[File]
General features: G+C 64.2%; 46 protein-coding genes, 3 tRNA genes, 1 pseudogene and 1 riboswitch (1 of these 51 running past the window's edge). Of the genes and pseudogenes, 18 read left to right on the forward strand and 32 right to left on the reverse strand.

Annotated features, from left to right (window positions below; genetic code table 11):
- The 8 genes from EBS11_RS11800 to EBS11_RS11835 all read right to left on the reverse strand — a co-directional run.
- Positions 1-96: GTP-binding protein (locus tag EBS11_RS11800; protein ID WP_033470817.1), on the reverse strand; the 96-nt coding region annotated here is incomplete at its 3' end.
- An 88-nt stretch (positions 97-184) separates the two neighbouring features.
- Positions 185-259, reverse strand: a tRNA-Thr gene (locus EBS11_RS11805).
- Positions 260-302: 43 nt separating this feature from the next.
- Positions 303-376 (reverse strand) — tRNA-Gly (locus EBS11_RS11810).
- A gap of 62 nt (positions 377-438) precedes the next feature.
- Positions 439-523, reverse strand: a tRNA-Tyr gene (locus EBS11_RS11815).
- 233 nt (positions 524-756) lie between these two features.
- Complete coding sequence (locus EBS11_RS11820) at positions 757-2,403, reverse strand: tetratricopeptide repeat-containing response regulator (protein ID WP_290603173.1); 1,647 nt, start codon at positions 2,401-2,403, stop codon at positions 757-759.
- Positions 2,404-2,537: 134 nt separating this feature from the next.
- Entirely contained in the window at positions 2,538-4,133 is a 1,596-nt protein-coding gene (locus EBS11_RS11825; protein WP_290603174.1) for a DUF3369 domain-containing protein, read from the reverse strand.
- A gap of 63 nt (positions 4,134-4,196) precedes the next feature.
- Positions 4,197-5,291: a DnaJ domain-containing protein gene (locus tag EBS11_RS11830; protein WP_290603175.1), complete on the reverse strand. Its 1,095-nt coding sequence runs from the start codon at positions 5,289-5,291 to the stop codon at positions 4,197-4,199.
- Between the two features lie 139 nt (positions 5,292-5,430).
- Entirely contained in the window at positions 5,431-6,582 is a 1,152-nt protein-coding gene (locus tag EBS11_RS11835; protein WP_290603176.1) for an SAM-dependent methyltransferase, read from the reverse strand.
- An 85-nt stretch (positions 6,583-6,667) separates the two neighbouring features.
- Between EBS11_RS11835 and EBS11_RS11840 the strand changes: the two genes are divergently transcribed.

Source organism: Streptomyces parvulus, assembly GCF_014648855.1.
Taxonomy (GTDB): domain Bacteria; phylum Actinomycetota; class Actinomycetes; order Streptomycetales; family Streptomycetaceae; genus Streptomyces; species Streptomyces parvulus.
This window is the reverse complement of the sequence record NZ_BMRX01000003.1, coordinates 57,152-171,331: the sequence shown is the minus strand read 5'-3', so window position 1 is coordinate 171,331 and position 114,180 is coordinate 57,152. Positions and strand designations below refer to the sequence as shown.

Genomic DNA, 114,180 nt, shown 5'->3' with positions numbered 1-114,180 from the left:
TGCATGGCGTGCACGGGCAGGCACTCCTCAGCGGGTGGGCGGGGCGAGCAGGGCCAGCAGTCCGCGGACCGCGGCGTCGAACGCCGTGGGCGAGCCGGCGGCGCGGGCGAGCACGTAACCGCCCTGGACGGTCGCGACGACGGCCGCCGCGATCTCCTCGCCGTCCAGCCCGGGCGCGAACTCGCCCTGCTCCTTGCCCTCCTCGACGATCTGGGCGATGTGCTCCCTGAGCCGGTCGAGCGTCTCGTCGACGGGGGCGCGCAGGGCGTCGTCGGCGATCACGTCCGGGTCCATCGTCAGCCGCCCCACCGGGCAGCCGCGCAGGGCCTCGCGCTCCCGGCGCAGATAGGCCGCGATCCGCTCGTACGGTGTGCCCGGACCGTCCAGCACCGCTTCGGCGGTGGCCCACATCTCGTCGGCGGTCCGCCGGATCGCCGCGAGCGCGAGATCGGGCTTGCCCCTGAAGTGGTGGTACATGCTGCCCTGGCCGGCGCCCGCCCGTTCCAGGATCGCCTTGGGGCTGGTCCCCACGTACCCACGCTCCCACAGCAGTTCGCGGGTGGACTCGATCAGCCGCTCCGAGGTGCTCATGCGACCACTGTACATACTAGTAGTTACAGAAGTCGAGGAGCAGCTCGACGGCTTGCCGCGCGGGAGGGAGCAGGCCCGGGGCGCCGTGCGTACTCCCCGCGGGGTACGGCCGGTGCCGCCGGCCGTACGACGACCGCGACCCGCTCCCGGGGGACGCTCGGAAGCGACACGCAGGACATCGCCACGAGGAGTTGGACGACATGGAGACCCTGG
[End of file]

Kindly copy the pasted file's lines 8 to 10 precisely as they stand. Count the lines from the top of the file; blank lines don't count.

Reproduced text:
- Positions 303-376 (reverse strand) — tRNA-Gly (locus EBS11_RS11810).
- A gap of 62 nt (positions 377-438) precedes the next feature.
- Positions 439-523, reverse strand: a tRNA-Tyr gene (locus EBS11_RS11815).